Wednesday, April 25, 2012

Aby Kaupang, Absence is such a Transparent House

it is always contradictory
our houses have transparent walls
the dogwood blossoms brown in their golden borders

I can’t make a new room for us

shapes make the living too cramped
the darkness of my evening house
is far more formal than the shutters themselves (“in the hedges of loving kindness”)
My initial reaction to the poems of Aby Kaupang’s Absence is such a Transparent House (Huntington Beach CA: Tebot Bach, 2011), published as the 2011 winner of the Patricia Bibby First Book Prize, is to their structure, reminiscent of Douglas Barbour’s Fragmenting Body etc (Edmonton AB: NeWest Press, 2000), but perhaps closer to the ongoing work of Emily Carr—author of 13 ways of happily (Anderson SC: Parlor Press, 2011) and Directions for Flying, 36 fits: a young wife’s almanac (Baltimore MD: Furniture Press, 2010)—for their shared ability to cohere all their writings into a single unit. Given that this is the first and only work of Kaupang’s I’ve seen so far, this might be a stretch to see beyond this book’s borders, but the collection is, in part, remarkable for how well it exists as a unit, and almost suggests itself as a project larger than itself.
in which Nothingness
posited its being
in my earthen locker

in which Nothingness
found being {tensions all hewn in}
in a inked realm

in which Nothingness
in an icy fetal lockbox
corded my contractions (“some bodies are coffins and we sense it”)
Absence is such a Transparent House composes a collection-as-fragments, a collection built through accumulations and equal, endless fractals, composing poems on grief and absence, poems on the staggering complexities and contradictions of faith, managing some of the most startling poems I’ve read in some time. As she writes in the poem “in the hedges of loving kindness”: “there are delineations I misunderstood / mansions and Thee and ice // anything that has shape is cheating / life and death are endless // what I fear most is evident in the saying” (65). There are scary questions of existence brought up in Kaupang’s poems, questions that even to consider exploring shake the poet to the core, yet she continues, questioning. Where is Kaupang, possibly, going? In her generous introduction to the collection, Gail Wronsky writes:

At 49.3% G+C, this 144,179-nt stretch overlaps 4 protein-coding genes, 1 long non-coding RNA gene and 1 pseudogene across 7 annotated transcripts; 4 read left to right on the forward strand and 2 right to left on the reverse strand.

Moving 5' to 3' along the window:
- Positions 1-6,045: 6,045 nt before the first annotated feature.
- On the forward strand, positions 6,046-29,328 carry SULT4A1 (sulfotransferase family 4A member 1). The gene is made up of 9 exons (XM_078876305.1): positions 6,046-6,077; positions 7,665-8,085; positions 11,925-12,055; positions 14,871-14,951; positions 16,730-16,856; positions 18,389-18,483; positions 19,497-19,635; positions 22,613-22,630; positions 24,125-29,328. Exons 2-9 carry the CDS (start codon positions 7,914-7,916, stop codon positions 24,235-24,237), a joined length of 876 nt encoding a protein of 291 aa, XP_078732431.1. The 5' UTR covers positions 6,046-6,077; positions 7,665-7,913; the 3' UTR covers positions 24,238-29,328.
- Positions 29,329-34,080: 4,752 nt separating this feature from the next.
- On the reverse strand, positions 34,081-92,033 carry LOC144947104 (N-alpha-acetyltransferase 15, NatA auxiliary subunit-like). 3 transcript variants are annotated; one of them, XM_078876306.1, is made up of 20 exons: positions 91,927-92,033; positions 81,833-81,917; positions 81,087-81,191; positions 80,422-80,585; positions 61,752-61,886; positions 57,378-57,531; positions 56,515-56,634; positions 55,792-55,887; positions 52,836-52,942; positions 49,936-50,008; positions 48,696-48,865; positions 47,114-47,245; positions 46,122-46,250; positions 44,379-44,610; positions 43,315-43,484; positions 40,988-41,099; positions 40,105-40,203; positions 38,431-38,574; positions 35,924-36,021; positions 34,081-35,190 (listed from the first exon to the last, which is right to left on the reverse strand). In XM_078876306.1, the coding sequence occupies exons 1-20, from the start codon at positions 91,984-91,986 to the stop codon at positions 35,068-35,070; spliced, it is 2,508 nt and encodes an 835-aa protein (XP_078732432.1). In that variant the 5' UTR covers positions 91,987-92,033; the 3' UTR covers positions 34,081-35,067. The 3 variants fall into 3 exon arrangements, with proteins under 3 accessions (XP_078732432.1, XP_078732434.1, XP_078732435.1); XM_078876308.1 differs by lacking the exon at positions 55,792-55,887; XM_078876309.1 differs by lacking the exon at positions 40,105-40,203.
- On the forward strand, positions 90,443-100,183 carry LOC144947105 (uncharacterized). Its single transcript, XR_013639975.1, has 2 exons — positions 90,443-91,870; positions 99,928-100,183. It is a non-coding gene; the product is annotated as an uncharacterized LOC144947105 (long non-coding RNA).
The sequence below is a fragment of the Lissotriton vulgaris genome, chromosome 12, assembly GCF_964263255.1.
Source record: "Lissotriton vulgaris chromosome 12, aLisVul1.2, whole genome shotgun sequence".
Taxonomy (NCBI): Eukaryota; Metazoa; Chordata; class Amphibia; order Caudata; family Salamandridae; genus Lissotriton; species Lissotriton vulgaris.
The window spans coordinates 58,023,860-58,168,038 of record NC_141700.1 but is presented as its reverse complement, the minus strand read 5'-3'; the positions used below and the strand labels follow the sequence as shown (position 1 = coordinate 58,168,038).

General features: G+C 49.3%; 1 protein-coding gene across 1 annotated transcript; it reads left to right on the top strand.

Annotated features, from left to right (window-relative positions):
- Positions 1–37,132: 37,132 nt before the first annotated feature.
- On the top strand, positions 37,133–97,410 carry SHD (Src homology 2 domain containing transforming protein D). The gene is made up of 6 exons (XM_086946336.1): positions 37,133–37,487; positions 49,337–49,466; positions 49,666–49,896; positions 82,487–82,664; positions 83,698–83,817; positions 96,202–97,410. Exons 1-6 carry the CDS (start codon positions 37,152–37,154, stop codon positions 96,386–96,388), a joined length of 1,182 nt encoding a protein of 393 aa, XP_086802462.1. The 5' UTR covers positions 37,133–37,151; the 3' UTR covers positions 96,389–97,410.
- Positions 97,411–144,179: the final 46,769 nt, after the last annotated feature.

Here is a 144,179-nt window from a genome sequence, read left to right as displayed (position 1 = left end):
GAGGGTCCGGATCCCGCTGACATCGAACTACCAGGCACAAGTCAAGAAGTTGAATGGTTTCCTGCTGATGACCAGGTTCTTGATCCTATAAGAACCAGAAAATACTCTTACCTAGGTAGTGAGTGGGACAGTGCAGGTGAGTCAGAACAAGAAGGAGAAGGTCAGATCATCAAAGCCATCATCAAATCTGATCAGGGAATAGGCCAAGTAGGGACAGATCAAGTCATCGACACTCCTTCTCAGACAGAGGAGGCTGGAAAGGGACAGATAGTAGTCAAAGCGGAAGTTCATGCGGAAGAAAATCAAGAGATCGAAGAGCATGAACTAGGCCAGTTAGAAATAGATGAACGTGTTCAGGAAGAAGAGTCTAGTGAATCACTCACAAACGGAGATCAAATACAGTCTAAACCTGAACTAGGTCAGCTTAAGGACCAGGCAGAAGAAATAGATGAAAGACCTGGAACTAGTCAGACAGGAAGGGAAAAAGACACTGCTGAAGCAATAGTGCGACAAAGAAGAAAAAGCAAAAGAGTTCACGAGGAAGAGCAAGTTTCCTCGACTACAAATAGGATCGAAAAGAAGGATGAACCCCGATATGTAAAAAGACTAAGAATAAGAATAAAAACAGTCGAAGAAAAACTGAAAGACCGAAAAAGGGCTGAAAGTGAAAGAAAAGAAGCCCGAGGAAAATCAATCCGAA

Little “g” gods and almost trees and “the dead/perfume of flies,” and “copses” becoming “corpses” and a most richly detailed and populated “Nothingness,” and I don’t want to think “Emily Dickinson” but I keep thinking of her as I read this book of oddly both voluptuous and spartan poems written with an almost otherworldly amount of self-possession, of certainty in craft. This poet’s concerns are Dickinson’s concerns: death, what eternity is, the effusions and miracles of the natural world, the dependencies and fortitudes of the self, and yet the rhythms and diction here are entirely unique […].
You’ll notice that the poet has named the four sections of her book “Symphyses” (Symphysis I, II, III, and IV). It’s a bold gesture, as the word is so unfamiliar, so specific to medical discourse, and yet the payoff is enormous. Doing so, Kaupang could be said to be inventing a poetic form—one rich with resonance and possibility—out of this term for the articulation of bone, for the way bones grow and heal, evoking as she does the visual similarities between bones and lines (both sometimes out of necessity broken) and at the same time wisely suggesting that bone itself is articulate, that poetry, like marrow, resides deeply and actively there. I’m sure Emily Dickinson would have agreed that it does.

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